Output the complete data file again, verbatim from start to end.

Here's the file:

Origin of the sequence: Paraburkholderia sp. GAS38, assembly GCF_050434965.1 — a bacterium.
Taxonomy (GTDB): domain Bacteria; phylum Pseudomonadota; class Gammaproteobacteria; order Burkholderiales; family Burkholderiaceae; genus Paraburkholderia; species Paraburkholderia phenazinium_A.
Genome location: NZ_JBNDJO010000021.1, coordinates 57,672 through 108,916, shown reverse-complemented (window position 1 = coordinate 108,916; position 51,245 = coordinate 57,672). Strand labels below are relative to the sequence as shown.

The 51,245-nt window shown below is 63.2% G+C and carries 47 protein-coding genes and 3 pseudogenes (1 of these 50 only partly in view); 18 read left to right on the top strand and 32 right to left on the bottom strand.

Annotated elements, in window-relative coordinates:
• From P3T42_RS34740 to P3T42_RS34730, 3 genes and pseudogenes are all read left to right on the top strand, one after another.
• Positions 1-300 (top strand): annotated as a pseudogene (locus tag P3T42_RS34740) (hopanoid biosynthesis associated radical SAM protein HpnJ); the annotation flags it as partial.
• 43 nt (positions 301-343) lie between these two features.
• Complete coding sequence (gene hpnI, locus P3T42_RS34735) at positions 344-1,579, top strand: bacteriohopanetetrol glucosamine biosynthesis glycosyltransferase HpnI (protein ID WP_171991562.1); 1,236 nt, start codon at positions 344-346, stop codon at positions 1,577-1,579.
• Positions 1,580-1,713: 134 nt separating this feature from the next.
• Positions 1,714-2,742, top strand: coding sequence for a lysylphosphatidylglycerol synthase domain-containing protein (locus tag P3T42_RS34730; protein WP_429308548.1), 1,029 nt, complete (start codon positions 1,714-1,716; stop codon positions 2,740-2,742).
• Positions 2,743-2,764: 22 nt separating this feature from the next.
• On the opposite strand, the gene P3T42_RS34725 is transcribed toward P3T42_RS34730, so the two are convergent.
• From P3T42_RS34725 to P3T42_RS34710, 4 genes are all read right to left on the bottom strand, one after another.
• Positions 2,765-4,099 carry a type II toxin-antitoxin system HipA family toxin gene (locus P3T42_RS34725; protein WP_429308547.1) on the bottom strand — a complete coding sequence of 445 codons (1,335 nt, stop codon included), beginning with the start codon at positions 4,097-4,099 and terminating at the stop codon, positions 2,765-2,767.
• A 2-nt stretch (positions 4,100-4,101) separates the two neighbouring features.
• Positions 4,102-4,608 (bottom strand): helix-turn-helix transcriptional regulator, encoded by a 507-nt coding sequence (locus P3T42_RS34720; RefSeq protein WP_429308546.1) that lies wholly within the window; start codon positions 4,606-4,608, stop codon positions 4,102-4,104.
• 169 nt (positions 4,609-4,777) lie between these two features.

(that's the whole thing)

Origin of the sequence: Paraburkholderia sp. GAS38, assembly GCF_050434965.1 — a bacterium.
Taxonomy (GTDB): domain Bacteria; phylum Pseudomonadota; class Gammaproteobacteria; order Burkholderiales; family Burkholderiaceae; genus Paraburkholderia; species Paraburkholderia phenazinium_A.
Genome location: NZ_JBNDJO010000021.1, coordinates 57,672 through 108,916, shown reverse-complemented (window position 1 = coordinate 108,916; position 51,245 = coordinate 57,672). Strand labels below are relative to the sequence as shown.

The 51,245-nt window shown below is 63.2% G+C and carries 47 protein-coding genes and 3 pseudogenes (1 of these 50 only partly in view); 18 read left to right on the top strand and 32 right to left on the bottom strand.

Annotated elements, in window-relative coordinates:
• From P3T42_RS34740 to P3T42_RS34730, 3 genes and pseudogenes are all read left to right on the top strand, one after another.
• Positions 1-300 (top strand): annotated as a pseudogene (locus tag P3T42_RS34740) (hopanoid biosynthesis associated radical SAM protein HpnJ); the annotation flags it as partial.
• 43 nt (positions 301-343) lie between these two features.
• Complete coding sequence (gene hpnI, locus P3T42_RS34735) at positions 344-1,579, top strand: bacteriohopanetetrol glucosamine biosynthesis glycosyltransferase HpnI (protein ID WP_171991562.1); 1,236 nt, start codon at positions 344-346, stop codon at positions 1,577-1,579.
• Positions 1,580-1,713: 134 nt separating this feature from the next.
• Positions 1,714-2,742, top strand: coding sequence for a lysylphosphatidylglycerol synthase domain-containing protein (locus tag P3T42_RS34730; protein WP_429308548.1), 1,029 nt, complete (start codon positions 1,714-1,716; stop codon positions 2,740-2,742).
• Positions 2,743-2,764: 22 nt separating this feature from the next.
• On the opposite strand, the gene P3T42_RS34725 is transcribed toward P3T42_RS34730, so the two are convergent.
• From P3T42_RS34725 to P3T42_RS34710, 4 genes are all read right to left on the bottom strand, one after another.
• Positions 2,765-4,099 carry a type II toxin-antitoxin system HipA family toxin gene (locus P3T42_RS34725; protein WP_429308547.1) on the bottom strand — a complete coding sequence of 445 codons (1,335 nt, stop codon included), beginning with the start codon at positions 4,097-4,099 and terminating at the stop codon, positions 2,765-2,767.
• A 2-nt stretch (positions 4,100-4,101) separates the two neighbouring features.
• Positions 4,102-4,608 (bottom strand): helix-turn-helix transcriptional regulator, encoded by a 507-nt coding sequence (locus P3T42_RS34720; RefSeq protein WP_429308546.1) that lies wholly within the window; start codon positions 4,606-4,608, stop codon positions 4,102-4,104.
• 169 nt (positions 4,609-4,777) lie between these two features.